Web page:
F&W Game Changers: Kernels of Change

Masienda sparked a masa movement in America while preserving the genetic diversity of one of the world’s most crucial crops.

kernels of corn
Photo: Courtesy of Masienda

In December 2019, Los Angeles company Masienda unveiled the world's only electric corn mill with volcanic rock grinding plates designed for kitchen countertops—an 82-pound molinito that grinds maize for the soft, pliable dough known as masa.

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It was a triumphant moment for Masienda owner Jorge Gaviria, who has spent years convincing chefs and home cooks that better-tasting, more ethically sourced masa is worthwhile. Few in the food industry were talking about masa made from heirloom kernels when Masienda debuted in 2014, and few home cooks in this country made masa in the traditional way, which calls for cooking and soaking dried kernels in an alkaline solution—a process called nixtamalization—and then grinding it into dough. Now a "third-wave" masa movement, as Gaviria calls it, is sweeping the country, with Masienda helping fuel it. The company's molinito ($1,750, masienda.com) currently has a four-month waiting list. "There's no reason why masa shouldn't be as highly regarded as a grass-fed steak," Gaviria says.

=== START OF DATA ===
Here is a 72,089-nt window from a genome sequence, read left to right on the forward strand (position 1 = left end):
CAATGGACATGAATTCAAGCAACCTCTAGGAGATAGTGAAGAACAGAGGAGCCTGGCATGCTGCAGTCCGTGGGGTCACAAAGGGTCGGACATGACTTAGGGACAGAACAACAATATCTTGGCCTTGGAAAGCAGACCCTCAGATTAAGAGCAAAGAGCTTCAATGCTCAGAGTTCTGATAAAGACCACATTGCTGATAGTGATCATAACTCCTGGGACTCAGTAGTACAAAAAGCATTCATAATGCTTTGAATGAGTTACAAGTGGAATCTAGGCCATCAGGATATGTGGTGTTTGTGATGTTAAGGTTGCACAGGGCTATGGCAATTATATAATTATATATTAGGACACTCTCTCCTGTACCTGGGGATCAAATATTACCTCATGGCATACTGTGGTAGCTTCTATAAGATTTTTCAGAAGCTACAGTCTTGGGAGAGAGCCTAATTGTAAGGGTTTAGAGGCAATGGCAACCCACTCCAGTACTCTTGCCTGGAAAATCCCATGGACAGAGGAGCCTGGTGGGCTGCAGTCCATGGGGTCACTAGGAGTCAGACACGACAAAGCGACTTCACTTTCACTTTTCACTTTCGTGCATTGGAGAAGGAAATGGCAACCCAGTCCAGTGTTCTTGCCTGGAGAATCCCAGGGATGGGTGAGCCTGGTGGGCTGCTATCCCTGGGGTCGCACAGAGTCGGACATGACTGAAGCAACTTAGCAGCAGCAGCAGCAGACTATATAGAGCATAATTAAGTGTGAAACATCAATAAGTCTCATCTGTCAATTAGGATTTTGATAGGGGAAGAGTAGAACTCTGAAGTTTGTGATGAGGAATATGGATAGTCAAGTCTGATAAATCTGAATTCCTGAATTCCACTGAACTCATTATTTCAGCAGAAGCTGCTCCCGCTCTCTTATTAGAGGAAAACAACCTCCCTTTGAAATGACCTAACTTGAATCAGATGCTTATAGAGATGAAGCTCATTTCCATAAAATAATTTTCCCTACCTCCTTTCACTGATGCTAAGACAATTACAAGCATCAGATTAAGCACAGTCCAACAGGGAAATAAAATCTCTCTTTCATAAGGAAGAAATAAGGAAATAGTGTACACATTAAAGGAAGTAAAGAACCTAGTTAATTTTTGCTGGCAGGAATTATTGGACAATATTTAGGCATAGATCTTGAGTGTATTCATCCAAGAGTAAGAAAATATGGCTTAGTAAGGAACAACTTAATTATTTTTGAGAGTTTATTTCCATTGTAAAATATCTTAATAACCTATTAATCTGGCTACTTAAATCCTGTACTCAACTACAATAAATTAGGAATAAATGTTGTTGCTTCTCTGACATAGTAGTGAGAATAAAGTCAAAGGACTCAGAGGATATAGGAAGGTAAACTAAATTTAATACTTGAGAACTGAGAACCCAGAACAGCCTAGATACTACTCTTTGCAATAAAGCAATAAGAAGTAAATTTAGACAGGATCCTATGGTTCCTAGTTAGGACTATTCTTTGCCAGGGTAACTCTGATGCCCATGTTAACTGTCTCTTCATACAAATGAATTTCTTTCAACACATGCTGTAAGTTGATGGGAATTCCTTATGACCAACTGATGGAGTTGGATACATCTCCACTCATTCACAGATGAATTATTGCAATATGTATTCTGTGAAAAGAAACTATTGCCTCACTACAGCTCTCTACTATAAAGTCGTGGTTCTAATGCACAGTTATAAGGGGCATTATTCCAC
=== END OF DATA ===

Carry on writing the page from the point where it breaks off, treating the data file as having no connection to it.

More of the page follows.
Masa forms the base of corn tortillas, tamales, arepas, pupusas, and more, but both the dough and its main ingredient, dried dent corn, have historically been commoditized in the United States. In 2013, while apprenticing at Blue Hill at Stone Barns, Gaviria began to wonder: Why couldn't masa be made with higher-quality ingredients? Heirloom corn gave tortillas a distinct flavor and terroir. Gaviria launched Masienda the following year, buying surplus maize directly from farms in Central Mexico.

Today, the average farmer that Masienda works with manages between 5 and 10 acres of land. Masienda buys the surplus at two to five times the price of commodity corn, giving the farmers an incentive to grow the lesser-known, regional varieties.

Masienda's first clients were Mexican restaurant chefs in the U.S. Now, the company has expanded its reach to home cooks. Masienda sells its own heirloom corn tortillas in a handful of supermarkets across the country, as well as small bags of whole kernels and tortilla presses on its website.

"Masa is our purpose. And around that, everything that makes that masa possible, beginning with the farmers," Gaviria says. "We're a masa-focused mission."

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